If your employees don't understand how to manage their own money, how will they know what's really at stake when it comes to your business? By teaching them how to keep their finances in order, they'll be more in tune with helping to increase your bottom line.
I realized we had a problem when a new hire asked me if she could have her paycheck deposited directly to her parents' credit card. Come again?
This wasn't the first time I had fielded a red flag question about managing personal finances from an employee, but it was certainly the most eye-opening. I did some casual polling around the office about whether there might be any interest in a brown bag lunch on Personal Finance 101. A few days later, almost the whole company turned out to hear me opine about things like active and passive earnings, FICO scores and applying for loans. I taught from my own experience and favorite books—and the response was overwhelmingly positive. Over time, we expanded this education into a modified version of open book management, where we shared almost all of our finances (good and bad) with our staff.
How financially capable are your employees? If they're anything like mine were before we started teaching them, the answer is not very. This isn't necessarily their fault. High schools and colleges long ago stopped making financial literacy a requirement for graduation. If you're lucky, your parents gave you some kind of idea about how to successfully manage your money before you entered the world of runaway personal debt.
If you run a successful business, you generally have a good idea of how to manage money within your company and your household. Why should it matter to you that your employees can do the same?
If your employees can better manage the money they make, those extra savings will be a bump to their bottom line. You'll be giving your employees useful life skills they can apply beyond your company.
By helping your employees learn about managing their finances (this includes concepts like retirement planning and budgeting), they can hopefully put a great financial plan in place and reduce their money-induced stress.
By giving your employees tools that few others have, they can now teach their spouses, children and friends sound financial skills. Taking the ripple further, you are helping society and your country by educating people in a necessary but under-taught set of life skills.
Your employees' productivity goes up at work, partly because of the above items, and partly because they better understand how the company works and how they can affect change.
When you teach your employees about money, it's critical to start with your goals. As a manager, it's important to know why you want your staff to know about money. Do you want them to have better control of their personal expenses? Do you want them to be better stewards of company resources? Do you want them to focus on selling a better mix of products and services? All these goals are valid, and frankly, they'll all be byproducts of a good financial education.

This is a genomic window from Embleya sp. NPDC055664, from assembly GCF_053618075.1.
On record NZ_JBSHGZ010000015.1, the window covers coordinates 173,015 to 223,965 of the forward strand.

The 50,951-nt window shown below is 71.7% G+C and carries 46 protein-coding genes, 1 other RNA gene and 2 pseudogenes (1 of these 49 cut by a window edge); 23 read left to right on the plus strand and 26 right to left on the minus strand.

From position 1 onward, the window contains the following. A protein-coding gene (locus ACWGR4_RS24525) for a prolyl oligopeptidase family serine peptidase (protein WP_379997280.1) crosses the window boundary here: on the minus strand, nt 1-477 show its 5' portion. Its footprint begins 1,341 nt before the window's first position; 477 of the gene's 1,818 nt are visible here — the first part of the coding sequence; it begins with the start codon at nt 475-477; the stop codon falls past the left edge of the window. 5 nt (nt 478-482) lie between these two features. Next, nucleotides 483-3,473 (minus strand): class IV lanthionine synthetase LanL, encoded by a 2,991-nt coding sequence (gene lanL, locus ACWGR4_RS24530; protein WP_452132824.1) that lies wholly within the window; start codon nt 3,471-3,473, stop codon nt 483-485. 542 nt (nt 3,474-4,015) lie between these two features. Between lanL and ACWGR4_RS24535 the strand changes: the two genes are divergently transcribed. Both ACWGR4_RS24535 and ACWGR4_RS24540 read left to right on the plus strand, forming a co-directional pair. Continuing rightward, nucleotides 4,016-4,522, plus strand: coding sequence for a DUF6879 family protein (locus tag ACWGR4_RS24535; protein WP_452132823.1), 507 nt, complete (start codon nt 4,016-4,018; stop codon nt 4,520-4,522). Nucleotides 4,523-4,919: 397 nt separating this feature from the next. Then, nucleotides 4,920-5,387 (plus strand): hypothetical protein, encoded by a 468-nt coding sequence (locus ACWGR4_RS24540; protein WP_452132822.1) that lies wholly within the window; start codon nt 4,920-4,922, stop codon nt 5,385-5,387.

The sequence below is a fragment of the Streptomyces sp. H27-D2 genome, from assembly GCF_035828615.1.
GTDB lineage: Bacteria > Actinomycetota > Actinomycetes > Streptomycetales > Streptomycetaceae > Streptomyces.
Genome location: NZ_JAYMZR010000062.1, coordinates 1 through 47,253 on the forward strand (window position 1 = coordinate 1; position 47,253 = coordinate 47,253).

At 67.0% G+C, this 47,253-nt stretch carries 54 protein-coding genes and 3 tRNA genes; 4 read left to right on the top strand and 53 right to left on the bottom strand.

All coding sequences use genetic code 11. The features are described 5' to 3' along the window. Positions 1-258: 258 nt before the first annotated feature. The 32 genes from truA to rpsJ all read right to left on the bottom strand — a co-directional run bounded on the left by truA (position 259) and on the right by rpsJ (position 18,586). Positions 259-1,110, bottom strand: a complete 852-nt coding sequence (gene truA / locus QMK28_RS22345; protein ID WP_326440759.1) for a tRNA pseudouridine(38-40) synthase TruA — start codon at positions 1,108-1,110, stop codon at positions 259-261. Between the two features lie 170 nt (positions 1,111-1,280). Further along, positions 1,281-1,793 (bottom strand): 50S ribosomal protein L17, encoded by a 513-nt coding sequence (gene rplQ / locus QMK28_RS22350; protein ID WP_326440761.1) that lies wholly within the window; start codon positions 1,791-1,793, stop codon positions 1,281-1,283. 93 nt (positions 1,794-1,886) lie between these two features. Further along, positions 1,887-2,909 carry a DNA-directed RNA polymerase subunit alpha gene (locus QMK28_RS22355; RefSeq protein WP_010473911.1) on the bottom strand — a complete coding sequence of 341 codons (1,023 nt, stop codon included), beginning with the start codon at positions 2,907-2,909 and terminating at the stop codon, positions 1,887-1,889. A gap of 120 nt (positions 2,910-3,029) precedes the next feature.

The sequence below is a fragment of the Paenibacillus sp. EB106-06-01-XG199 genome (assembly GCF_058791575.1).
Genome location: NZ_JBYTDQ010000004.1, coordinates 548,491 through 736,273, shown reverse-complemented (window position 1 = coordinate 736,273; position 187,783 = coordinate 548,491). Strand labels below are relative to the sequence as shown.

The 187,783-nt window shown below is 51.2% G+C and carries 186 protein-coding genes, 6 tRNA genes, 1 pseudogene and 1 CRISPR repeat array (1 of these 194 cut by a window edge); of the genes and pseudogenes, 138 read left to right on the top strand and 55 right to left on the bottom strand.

The second step is to assess your employees' current knowledge. While some are well aware of the company's finances, they might be lacking in personal finance skills. The inverse could be true as well—they might know their own finances well but they don't necessarily know how the company makes money. Once you know what they know and what they don't, you can customize your lesson plan.
Your lesson plan should include these items, but feel free to add and customize as you see fit:
Begin with their personal finances. Start with the Give, Save and Spend concept (the children's finance concept where kids split their earnings into these three baskets), then address borrowing and how debt can threaten financial stability.
Explain why they need to pay down their credit card debt and start to stockpile a safety fund.
Push retirement savings and explain the benefits of long-term investing.
You can get more detailed as you discuss different kinds of debt and different ways to invest, especially as your employees become more excited. Once their personal finances are in order, you can discuss how your company makes money, how you spend money and how every employee can help increase the bottom line.
A final note, I'm sometimes asked, “What if my employees are so financially empowered that they don't need their salary anymore and quit?" While I suppose that's one outcome, I suppose we should all be so lucky to have employed people who are so astute and successful. If anything, if these rock stars are able to make themselves so financially secure, they will most likely have some great ideas for your company as well.